Since the publication of the FSMA Preventive Controls Rule for Human Food, the term HARPC has become a common way of describing the type of food safety plan that is needed to comply with the requirements. On first glance its similarities to HACCP could possibly lead one to believe that the requirements for both systems are aligned. But beware, there are a number of fundamental differences and one main contradiction in the requirements, which requires a clarity of understanding when trying to amalgamate the two systems.
With the introduction of the FSMA Preventive Controls Rule, food facilities that have HACCP systems are now faced with the difficult task of trying to adapt their current food safety system to meet the HARPC requirements. These facilities will continue to be required by local law in the countries where they export to, by their customers and by standards such as those recognized by the GFSI to adhere to the HACCP principles. A straight swap from HACCP to HARPC is not going to be an option for many businesses. Therefore, a combined approach is required, one that meets both sets of requirements and has a clear, practical and effective methodology.
Structure of the Controls
One of the consequences of combining the requirements of HACCP and HARPC is that all of the control principles need to come together and work as one. For this reason, the distinctions between pre-requisite controls (PRCs), preventive controls (PCs) and critical control points (CCPs) must be fully understood.
- Pre-requisite control: A facility-wide generic control, not specific to one particular process step
- Preventive control: A control that prevents or significantly minimizes the hazard
- Critical control point: A control that eliminates or reduces the hazard to an acceptable level
There is a hierarchy to the controls, with PRCs being the building blocks for facility-wide general controls; PCs are more specific controls that are typically associated with a particular step in the process; a CCP is one that is above and beyond a PC and is critical to the safety of the food (see Figure 1).
A PC is one that either prevents the hazard from occurring in the first place, or if the hazard has occurred, it recognizes it and minimizes the impact of the hazard by controlling it and not allowing it to be released as product.
A CCP controls a hazard that is inherently expected in the product by eliminating it or reducing it to a level at which it is safe.
There are a number of differences between the requirements of HACCP and HARPC. The PC Rule is not as specific or detailed in the way in which the plan should be documented or designed, as the principles laid out in the National Advisory Committee on Microbiological Criteria for Foods (NACMCF) or Codex Alimentarius. However, the FDA may not have directly stated that certain elements such as product description, intended use or intended user must be included, but they do elude to the fact, as the hazards that must be assessed would require this information to be understood and fed into the system. This means that in order to comply with both systems, the principles of HACCP must be adhered to as well as those of HARPC, so elements such as process flow diagram will still be required.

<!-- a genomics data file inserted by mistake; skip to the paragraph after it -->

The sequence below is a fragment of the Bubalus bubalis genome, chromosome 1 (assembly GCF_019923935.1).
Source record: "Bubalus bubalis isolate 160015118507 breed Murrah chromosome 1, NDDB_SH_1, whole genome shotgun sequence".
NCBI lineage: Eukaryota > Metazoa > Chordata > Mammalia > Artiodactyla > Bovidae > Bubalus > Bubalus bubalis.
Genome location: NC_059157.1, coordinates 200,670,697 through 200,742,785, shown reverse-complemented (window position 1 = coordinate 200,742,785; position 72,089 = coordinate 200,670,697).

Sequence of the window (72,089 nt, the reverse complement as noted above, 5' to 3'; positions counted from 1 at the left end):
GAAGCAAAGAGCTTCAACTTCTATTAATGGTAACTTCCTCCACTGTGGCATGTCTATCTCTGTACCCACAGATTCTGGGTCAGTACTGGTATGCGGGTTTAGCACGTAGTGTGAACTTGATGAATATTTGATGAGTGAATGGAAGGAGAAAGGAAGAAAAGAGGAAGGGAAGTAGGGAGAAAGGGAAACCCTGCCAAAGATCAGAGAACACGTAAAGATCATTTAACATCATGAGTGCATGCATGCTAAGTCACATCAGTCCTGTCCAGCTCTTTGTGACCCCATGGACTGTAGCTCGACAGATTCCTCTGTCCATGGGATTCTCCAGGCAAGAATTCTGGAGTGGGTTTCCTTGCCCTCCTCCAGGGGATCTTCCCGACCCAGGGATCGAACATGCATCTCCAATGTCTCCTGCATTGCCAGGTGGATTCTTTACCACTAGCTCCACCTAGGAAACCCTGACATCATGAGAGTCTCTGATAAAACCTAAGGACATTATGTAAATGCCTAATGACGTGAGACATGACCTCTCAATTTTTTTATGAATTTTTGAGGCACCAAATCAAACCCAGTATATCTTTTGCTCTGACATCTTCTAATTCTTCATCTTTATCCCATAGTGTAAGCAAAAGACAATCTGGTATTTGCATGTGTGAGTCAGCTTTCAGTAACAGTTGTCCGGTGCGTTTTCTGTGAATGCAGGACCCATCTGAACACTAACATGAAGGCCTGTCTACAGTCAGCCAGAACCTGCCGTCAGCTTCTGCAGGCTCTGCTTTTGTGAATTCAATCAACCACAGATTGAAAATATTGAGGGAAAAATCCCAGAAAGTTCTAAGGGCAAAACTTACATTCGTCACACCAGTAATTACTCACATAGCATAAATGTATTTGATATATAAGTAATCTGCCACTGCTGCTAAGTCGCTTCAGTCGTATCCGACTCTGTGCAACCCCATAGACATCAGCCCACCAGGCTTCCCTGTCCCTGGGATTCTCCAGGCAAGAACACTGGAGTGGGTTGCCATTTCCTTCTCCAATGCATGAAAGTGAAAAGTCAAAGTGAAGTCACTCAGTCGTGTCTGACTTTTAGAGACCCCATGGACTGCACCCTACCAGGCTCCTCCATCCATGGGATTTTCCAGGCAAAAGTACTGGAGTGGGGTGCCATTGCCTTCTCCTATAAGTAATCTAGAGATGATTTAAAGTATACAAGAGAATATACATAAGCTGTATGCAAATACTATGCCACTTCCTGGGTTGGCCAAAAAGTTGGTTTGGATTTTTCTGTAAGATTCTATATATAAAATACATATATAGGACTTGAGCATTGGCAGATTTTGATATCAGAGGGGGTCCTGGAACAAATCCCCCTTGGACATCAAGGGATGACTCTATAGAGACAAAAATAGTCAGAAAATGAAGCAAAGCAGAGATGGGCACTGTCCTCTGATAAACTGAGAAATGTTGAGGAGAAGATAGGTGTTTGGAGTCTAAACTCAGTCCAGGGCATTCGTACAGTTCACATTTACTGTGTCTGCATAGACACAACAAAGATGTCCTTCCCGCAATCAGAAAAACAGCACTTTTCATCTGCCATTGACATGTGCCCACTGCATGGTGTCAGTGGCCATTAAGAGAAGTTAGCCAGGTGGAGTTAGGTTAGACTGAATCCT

The key difference between the systems related to how significance is determined within the risk assessment. Both systems require a risk assessment that takes into account the severity of the hazard and the likelihood of the hazard occurring. The results of this should determine if the hazard is a significant food safety risk, where it is, and whether a PC is required. Hazards that are not significant would need to be managed through the application of PRCs.
The difficulty enters the picture when assessing the likelihood of the hazard occurring, as the two sets of requirements contradict each other:
The PC Rule asks for the likelihood to be determined in the absence of any controls.
HACCP principle states that the likelihood should be determined, taking the controls into account.
It is acceptable to HACCP principles to follow the requirement for HARPC and carry out the assessment in the absence of any controls, however there are consequences in doing so. The number of significant hazards that will be produced will be substantially higher than in a traditional HACCP plan. Each of these hazards will need to be controlled through a PC, and the CCPs will need to be determined from this set of PCs. Using the typical CCP decision tree is not a practical solution, as the result will likely mean that most of the PCs become CCPs. Nobody wants to go back to the days when facilities had many, many CCPs, as this produces an unmanageable and ineffective food safety system.
A new methodology is required for the determination of CCPs—one that is clear and does not contradict the HACCP principles.
The Benefits of HARPC
Although the introduction of HARPC makes designing and developing a food safety plan more complicated, it does have its benefits. Over time, as pre-requisite programs have developed, the number of hazards that are managed by PRCs have grown—to the point now where most facilities only have a handful, if not one or two, CCPs.
Through a HACCP plan, even very significant food safety hazards can be managed by the PRCs. These significant hazards are therefore managed, just the same as insignificant or low-risk hazards. This may be the reason that the most common recalls and withdrawals today are due to lack of control from pre-requisites.
By introducing the new tier of PCs and assessing significance without taking any controls into account, we mitigate this problem. Ensuring that the key food safety hazards, which perhaps are not critical, are managed through the application of PCs and they thus receive additional focus.
- “Comparing the Standards for HARPC”. Techni-k. Retrieved from http://www.techni-k.co.uk/comparing_the_standards_for_HARPC.
- Marsh, K. (2016). Combine Your HACCP & HARPC Plan.